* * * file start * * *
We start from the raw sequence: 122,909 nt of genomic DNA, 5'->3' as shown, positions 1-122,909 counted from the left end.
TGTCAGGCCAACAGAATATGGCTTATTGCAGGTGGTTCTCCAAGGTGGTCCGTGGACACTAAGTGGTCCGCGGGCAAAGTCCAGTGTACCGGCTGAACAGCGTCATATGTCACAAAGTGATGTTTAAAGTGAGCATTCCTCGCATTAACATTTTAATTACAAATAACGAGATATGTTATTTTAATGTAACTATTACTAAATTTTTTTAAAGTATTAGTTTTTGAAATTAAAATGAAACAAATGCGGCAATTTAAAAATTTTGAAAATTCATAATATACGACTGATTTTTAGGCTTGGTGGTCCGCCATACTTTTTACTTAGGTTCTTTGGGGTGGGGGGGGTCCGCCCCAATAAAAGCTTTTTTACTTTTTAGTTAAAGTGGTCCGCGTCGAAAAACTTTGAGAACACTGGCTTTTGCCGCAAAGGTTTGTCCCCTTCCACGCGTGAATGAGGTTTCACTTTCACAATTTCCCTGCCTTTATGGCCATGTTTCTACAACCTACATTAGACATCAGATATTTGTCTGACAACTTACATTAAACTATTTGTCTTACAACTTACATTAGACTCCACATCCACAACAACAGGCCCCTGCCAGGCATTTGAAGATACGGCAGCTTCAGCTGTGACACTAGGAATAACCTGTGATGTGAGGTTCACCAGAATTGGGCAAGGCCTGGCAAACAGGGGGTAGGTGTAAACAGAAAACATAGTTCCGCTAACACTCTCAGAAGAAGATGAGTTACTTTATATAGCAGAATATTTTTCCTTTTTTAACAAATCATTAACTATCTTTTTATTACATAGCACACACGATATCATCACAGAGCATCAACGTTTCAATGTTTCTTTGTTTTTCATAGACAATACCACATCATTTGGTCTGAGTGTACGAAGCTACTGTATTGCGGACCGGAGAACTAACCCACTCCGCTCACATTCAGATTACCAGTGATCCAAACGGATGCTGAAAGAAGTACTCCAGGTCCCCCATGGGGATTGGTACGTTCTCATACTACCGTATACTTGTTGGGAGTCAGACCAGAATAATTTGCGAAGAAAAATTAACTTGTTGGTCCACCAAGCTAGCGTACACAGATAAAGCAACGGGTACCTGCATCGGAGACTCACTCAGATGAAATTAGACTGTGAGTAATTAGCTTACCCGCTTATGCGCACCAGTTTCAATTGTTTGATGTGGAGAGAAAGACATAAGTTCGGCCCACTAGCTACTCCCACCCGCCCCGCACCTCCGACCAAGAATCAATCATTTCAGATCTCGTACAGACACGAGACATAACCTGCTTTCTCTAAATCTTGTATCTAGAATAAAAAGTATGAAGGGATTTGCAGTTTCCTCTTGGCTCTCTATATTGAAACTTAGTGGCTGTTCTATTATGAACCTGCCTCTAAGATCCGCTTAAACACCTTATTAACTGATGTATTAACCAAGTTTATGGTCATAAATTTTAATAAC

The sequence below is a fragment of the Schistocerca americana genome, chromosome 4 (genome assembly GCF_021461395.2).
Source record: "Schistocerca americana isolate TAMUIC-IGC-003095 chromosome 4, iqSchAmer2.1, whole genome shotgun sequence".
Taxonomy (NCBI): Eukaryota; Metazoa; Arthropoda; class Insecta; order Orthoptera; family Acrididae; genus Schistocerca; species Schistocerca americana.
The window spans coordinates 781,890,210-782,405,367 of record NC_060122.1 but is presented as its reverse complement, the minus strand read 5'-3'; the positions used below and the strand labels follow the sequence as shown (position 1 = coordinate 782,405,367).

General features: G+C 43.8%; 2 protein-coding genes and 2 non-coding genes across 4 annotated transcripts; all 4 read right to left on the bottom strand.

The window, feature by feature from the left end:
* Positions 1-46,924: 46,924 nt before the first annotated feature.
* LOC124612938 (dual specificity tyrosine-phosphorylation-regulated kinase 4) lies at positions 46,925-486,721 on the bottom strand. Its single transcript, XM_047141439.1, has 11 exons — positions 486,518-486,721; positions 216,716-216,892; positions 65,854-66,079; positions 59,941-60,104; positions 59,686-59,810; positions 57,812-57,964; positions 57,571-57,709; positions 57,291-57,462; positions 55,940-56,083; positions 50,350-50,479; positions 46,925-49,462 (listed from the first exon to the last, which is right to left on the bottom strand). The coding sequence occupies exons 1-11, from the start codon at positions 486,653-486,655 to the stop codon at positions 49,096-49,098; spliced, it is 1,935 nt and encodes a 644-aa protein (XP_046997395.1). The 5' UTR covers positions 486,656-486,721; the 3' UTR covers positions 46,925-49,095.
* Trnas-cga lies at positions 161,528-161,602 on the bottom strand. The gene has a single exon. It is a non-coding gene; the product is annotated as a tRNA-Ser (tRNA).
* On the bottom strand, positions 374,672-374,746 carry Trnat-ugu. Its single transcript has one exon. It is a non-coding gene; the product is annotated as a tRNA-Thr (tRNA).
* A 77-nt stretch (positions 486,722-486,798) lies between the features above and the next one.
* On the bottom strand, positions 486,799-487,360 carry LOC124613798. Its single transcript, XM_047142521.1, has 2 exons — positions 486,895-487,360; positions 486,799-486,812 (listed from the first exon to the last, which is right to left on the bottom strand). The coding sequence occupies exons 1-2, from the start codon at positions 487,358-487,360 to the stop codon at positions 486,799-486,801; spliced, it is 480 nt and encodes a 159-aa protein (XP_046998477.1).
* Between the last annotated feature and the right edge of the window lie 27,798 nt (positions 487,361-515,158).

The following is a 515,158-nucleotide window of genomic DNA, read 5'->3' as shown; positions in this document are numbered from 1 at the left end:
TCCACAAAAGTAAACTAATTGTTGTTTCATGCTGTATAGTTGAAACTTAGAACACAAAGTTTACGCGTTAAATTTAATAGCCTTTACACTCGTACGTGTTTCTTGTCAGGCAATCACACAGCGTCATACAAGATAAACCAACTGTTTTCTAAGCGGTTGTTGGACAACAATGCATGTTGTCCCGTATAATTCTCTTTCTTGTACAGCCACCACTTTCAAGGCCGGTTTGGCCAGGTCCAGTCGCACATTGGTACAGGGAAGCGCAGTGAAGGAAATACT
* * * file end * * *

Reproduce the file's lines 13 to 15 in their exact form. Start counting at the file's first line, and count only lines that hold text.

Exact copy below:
* A 77-nt stretch (positions 486,722-486,798) lies between the features above and the next one.
* On the bottom strand, positions 486,799-487,360 carry LOC124613798. Its single transcript, XM_047142521.1, has 2 exons — positions 486,895-487,360; positions 486,799-486,812 (listed from the first exon to the last, which is right to left on the bottom strand). The coding sequence occupies exons 1-2, from the start codon at positions 487,358-487,360 to the stop codon at positions 486,799-486,801; spliced, it is 480 nt and encodes a 159-aa protein (XP_046998477.1).
* Between the last annotated feature and the right edge of the window lie 27,798 nt (positions 487,361-515,158).